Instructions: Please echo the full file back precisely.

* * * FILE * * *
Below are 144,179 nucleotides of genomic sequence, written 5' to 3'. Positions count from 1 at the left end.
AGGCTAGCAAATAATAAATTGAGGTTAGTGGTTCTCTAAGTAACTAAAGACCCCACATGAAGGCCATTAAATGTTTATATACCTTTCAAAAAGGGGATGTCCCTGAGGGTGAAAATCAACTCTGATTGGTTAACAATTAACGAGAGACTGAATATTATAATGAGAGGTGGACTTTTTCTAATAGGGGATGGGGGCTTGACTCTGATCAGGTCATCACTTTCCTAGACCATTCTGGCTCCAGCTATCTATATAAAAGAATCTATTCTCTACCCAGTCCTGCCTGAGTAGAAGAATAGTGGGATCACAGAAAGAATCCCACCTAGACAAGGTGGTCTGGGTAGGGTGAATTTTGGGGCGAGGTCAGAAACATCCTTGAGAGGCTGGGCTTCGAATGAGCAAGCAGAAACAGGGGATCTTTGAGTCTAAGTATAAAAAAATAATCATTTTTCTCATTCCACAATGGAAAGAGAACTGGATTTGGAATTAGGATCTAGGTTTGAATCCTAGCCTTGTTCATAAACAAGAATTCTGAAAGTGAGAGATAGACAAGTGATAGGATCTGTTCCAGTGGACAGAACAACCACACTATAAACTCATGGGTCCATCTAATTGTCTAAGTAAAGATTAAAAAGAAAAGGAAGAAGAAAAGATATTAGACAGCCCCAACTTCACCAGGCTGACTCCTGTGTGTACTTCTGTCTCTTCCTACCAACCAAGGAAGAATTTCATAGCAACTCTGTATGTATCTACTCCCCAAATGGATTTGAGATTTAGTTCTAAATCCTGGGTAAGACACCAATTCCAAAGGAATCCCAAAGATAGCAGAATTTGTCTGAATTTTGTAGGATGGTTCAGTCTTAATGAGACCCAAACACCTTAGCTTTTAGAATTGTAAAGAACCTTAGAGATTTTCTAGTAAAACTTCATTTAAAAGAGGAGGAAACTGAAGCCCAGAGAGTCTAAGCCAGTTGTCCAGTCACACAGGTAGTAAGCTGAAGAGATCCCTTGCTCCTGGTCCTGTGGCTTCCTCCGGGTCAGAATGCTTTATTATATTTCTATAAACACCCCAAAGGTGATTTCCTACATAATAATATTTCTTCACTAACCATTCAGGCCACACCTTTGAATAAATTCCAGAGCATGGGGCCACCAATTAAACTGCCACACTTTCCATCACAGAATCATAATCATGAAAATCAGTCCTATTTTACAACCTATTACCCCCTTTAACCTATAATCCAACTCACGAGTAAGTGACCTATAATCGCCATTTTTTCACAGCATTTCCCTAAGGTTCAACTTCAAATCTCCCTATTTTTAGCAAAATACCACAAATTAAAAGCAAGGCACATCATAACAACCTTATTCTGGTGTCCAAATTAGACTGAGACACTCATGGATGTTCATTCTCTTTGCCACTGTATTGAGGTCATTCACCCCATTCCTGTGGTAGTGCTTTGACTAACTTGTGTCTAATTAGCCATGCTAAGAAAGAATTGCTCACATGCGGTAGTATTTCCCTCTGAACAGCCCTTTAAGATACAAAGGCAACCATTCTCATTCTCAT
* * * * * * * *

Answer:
Below are 144,179 nucleotides of genomic sequence, written 5' to 3'. Positions count from 1 at the left end.
AGGCTAGCAAATAATAAATTGAGGTTAGTGGTTCTCTAAGTAACTAAAGACCCCACATGAAGGCCATTAAATGTTTATATACCTTTCAAAAAGGGGATGTCCCTGAGGGTGAAAATCAACTCTGATTGGTTAACAATTAACGAGAGACTGAATATTATAATGAGAGGTGGACTTTTTCTAATAGGGGATGGGGGCTTGACTCTGATCAGGTCATCACTTTCCTAGACCATTCTGGCTCCAGCTATCTATATAAAAGAATCTATTCTCTACCCAGTCCTGCCTGAGTAGAAGAATAGTGGGATCACAGAAAGAATCCCACCTAGACAAGGTGGTCTGGGTAGGGTGAATTTTGGGGCGAGGTCAGAAACATCCTTGAGAGGCTGGGCTTCGAATGAGCAAGCAGAAACAGGGGATCTTTGAGTCTAAGTATAAAAAAATAATCATTTTTCTCATTCCACAATGGAAAGAGAACTGGATTTGGAATTAGGATCTAGGTTTGAATCCTAGCCTTGTTCATAAACAAGAATTCTGAAAGTGAGAGATAGACAAGTGATAGGATCTGTTCCAGTGGACAGAACAACCACACTATAAACTCATGGGTCCATCTAATTGTCTAAGTAAAGATTAAAAAGAAAAGGAAGAAGAAAAGATATTAGACAGCCCCAACTTCACCAGGCTGACTCCTGTGTGTACTTCTGTCTCTTCCTACCAACCAAGGAAGAATTTCATAGCAACTCTGTATGTATCTACTCCCCAAATGGATTTGAGATTTAGTTCTAAATCCTGGGTAAGACACCAATTCCAAAGGAATCCCAAAGATAGCAGAATTTGTCTGAATTTTGTAGGATGGTTCAGTCTTAATGAGACCCAAACACCTTAGCTTTTAGAATTGTAAAGAACCTTAGAGATTTTCTAGTAAAACTTCATTTAAAAGAGGAGGAAACTGAAGCCCAGAGAGTCTAAGCCAGTTGTCCAGTCACACAGGTAGTAAGCTGAAGAGATCCCTTGCTCCTGGTCCTGTGGCTTCCTCCGGGTCAGAATGCTTTATTATATTTCTATAAACACCCCAAAGGTGATTTCCTACATAATAATATTTCTTCACTAACCATTCAGGCCACACCTTTGAATAAATTCCAGAGCATGGGGCCACCAATTAAACTGCCACACTTTCCATCACAGAATCATAATCATGAAAATCAGTCCTATTTTACAACCTATTACCCCCTTTAACCTATAATCCAACTCACGAGTAAGTGACCTATAATCGCCATTTTTTCACAGCATTTCCCTAAGGTTCAACTTCAAATCTCCCTATTTTTAGCAAAATACCACAAATTAAAAGCAAGGCACATCATAACAACCTTATTCTGGTGTCCAAATTAGACTGAGACACTCATGGATGTTCATTCTCTTTGCCACTGTATTGAGGTCATTCACCCCATTCCTGTGGTAGTGCTTTGACTAACTTGTGTCTAATTAGCCATGCTAAGAAAGAATTGCTCACATGCGGTAGTATTTCCCTCTGAACAGCCCTTTAAGATACAAAGGCAACCATTCTCATTCTCAT